Whatever the weather, I never cancel a shoot. It’ll be pounding with rain and I’ll look at the sky and joke: ‘Thanks a lot Mum!’
And then you get home and look at the picture and it’s perfect.
When I first started sharing the photos online, it was a real battle to convince people they were real. Everyone thought they’d been faked with a computer. They all cried: ‘Photoshop!’
They didn’t think anyone could be stupid enough to spend 5 months on each photograph as I often do.
Sometimes it takes longer even than that.
I once stumbled on the most jaw-dropping location – a bluebell wood. But of course bluebells disappear in two weeks. We waited an entire year to go back.
At first I could only really afford to devote a month to each photograph. I was still working in fashion and only had time for photography in the evenings and at weekend. But as I became more and more immersed in the project, I realised that this was what I wanted to do. I never felt the same rush of adrenaline and excitement sitting at my desk as I felt in the woods.
I can’t quite believe it looking back, but I walked away from my highly-paid fashion design job in 2011 in the middle of the recession. I’d worked for major labels and now here I was selling my clothes on eBay to pay for paint and props.
My photographs – all 74 of them in the Wonderland series – have all been put together on a shoestring. I’ll traipse around looking for props and bargain with people. I make the costumes, the wigs, everything.
I’ve taught myself how to make icicles from resin and set up a scene among a thousand wild rhododendrons.
I am obsessive, perfectionist, even to the point of insanity.
You want people to fall into the image, to utterly believe it.
Some critics have said my models are “weird” or “strange” or complained that they’re not conventionally pretty. I’m not interested in that.
As the series became more successful – we now have more than 300,000 fans on Facebook and the photographs have been exhibited in Milan, Amsterdam, London and South Korea – I was approached by major modelling agencies from Paris. But I always felt that if someone looked at one of my photographs and said “that’s a nice, pretty picture of a girl with flowers,” I would feel I had failed.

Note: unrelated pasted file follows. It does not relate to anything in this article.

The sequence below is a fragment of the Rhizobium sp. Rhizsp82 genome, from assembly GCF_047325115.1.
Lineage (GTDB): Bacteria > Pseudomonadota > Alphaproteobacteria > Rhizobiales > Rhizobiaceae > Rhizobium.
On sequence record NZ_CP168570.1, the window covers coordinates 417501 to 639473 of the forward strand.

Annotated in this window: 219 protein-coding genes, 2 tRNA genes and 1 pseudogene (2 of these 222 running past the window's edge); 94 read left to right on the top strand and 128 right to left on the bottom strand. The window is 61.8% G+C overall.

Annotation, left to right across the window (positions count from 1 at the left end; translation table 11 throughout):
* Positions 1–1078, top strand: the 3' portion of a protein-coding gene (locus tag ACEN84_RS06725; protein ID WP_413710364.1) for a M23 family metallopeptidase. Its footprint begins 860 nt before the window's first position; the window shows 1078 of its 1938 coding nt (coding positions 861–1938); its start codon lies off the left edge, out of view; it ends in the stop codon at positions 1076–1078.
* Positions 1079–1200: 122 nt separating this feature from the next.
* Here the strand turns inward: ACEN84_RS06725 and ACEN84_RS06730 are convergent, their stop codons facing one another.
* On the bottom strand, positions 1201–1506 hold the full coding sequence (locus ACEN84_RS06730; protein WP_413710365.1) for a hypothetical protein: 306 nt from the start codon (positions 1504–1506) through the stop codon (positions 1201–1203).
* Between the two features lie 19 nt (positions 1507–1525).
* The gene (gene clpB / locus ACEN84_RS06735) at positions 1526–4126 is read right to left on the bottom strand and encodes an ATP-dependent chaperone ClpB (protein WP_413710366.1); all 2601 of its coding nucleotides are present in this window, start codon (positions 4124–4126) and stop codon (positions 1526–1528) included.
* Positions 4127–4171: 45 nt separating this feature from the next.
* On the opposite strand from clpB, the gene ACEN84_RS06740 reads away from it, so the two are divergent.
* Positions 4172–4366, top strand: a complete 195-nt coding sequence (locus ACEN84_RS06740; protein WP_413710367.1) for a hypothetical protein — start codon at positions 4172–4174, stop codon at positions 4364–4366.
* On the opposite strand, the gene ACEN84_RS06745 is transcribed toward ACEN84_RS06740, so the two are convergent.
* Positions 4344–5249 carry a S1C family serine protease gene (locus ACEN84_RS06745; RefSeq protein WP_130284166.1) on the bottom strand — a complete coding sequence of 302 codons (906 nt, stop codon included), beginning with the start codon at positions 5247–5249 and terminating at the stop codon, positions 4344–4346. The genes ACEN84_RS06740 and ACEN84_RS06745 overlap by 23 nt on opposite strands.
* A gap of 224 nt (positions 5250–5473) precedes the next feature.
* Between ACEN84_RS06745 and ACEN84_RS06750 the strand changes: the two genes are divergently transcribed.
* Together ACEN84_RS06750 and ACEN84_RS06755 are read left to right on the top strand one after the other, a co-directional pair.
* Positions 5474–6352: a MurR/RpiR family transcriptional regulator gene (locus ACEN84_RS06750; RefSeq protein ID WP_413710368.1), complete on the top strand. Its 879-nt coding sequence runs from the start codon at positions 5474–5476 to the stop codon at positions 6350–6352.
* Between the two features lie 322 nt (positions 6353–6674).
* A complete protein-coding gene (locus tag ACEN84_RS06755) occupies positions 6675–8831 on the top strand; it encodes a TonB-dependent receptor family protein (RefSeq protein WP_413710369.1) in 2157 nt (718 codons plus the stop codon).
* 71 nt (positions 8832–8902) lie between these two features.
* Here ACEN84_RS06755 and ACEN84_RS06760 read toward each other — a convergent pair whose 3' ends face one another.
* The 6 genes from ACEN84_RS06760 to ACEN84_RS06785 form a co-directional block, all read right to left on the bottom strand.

And these aren’t fashion shoots. The girls have to be prepared to go through hell and high water.
I always sit them down and say: “Are you prepared for this? For standing for five hours on a block, with your hair wired to a tree, weighed down with an enormous dress, with nothing to eat and no loo break?”
Then they get through it and say they want to do more.
The most difficult shoot I have ever done was for a photograph called The Queen’s Armada. One of my great childhood heroines was Elizabeth I and I wanted to create an image that drew on imagery from Elizabethan England and from The Kingdom Under the Sea.
I wanted to shoot on water and so we had to build a hidden, under-water platform for the model to stand on. Every single part of her elaborate costume and ruff were hand-made, including the dress, which was assembled from 240 Chinese wooden fans.
But it was the Armada of boats that proved most daunting.
The eight boats were made from laser-cut steel. It took five months to perfect the prototype and twenty-four hours to program the machines in the workshop.
The machinists all knew my mum had been the inspiration for the project and one of the men operating the machinery told me that he too had just lost his mother. As the steel-cutting machines whirred, a tiny cut-out of a mermaid fell from the ship. He picked it up and handed it to me.
It was perhaps the most poignant moment of that exhausting, wonderful shoot. I was 33 at the time, yet here was a tangible piece of a memory of my mum from when I was perhaps just six-years-old, sitting and listening to her read one of her magical, transporting stories.